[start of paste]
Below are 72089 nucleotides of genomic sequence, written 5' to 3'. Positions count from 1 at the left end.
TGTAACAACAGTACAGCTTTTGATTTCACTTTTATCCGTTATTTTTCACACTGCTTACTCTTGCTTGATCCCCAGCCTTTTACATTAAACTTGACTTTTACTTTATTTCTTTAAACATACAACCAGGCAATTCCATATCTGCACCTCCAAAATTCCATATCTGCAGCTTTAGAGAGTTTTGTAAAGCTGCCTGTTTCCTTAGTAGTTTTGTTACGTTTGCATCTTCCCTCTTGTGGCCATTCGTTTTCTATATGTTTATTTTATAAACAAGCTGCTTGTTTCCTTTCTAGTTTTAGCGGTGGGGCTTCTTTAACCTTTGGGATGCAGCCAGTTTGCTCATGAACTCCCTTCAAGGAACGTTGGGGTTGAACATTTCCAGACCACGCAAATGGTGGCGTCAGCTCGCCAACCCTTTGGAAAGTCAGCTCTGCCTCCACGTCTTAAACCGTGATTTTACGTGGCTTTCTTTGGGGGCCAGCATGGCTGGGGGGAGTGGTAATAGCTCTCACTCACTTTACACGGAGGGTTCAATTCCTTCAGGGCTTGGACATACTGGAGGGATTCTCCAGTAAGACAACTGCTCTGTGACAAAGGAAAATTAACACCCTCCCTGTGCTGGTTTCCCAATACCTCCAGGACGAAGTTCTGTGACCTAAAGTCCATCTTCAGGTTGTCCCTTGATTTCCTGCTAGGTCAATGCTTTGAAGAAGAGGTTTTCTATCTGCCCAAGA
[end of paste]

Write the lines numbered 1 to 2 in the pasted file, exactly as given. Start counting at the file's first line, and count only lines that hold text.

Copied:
Below are 72089 nucleotides of genomic sequence, written 5' to 3'. Positions count from 1 at the left end.
TGTAACAACAGTACAGCTTTTGATTTCACTTTTATCCGTTATTTTTCACACTGCTTACTCTTGCTTGATCCCCAGCCTTTTACATTAAACTTGACTTTTACTTTATTTCTTTAAACATACAACCAGGCAATTCCATATCTGCACCTCCAAAATTCCATATCTGCAGCTTTAGAGAGTTTTGTAAAGCTGCCTGTTTCCTTAGTAGTTTTGTTACGTTTGCATCTTCCCTCTTGTGGCCATTCGTTTTCTATATGTTTATTTTATAAACAAGCTGCTTGTTTCCTTTCTAGTTTTAGCGGTGGGGCTTCTTTAACCTTTGGGATGCAGCCAGTTTGCTCATGAACTCCCTTCAAGGAACGTTGGGGTTGAACATTTCCAGACCACGCAAATGGTGGCGTCAGCTCGCCAACCCTTTGGAAAGTCAGCTCTGCCTCCACGTCTTAAACCGTGATTTTACGTGGCTTTCTTTGGGGGCCAGCATGGCTGGGGGGAGTGGTAATAGCTCTCACTCACTTTACACGGAGGGTTCAATTCCTTCAGGGCTTGGACATACTGGAGGGATTCTCCAGTAAGACAACTGCTCTGTGACAAAGGAAAATTAACACCCTCCCTGTGCTGGTTTCCCAATACCTCCAGGACGAAGTTCTGTGACCTAAAGTCCATCTTCAGGTTGTCCCTTGATTTCCTGCTAGGTCAATGCTTTGAAGAAGAGGTTTTCTATCTGCCCAAGA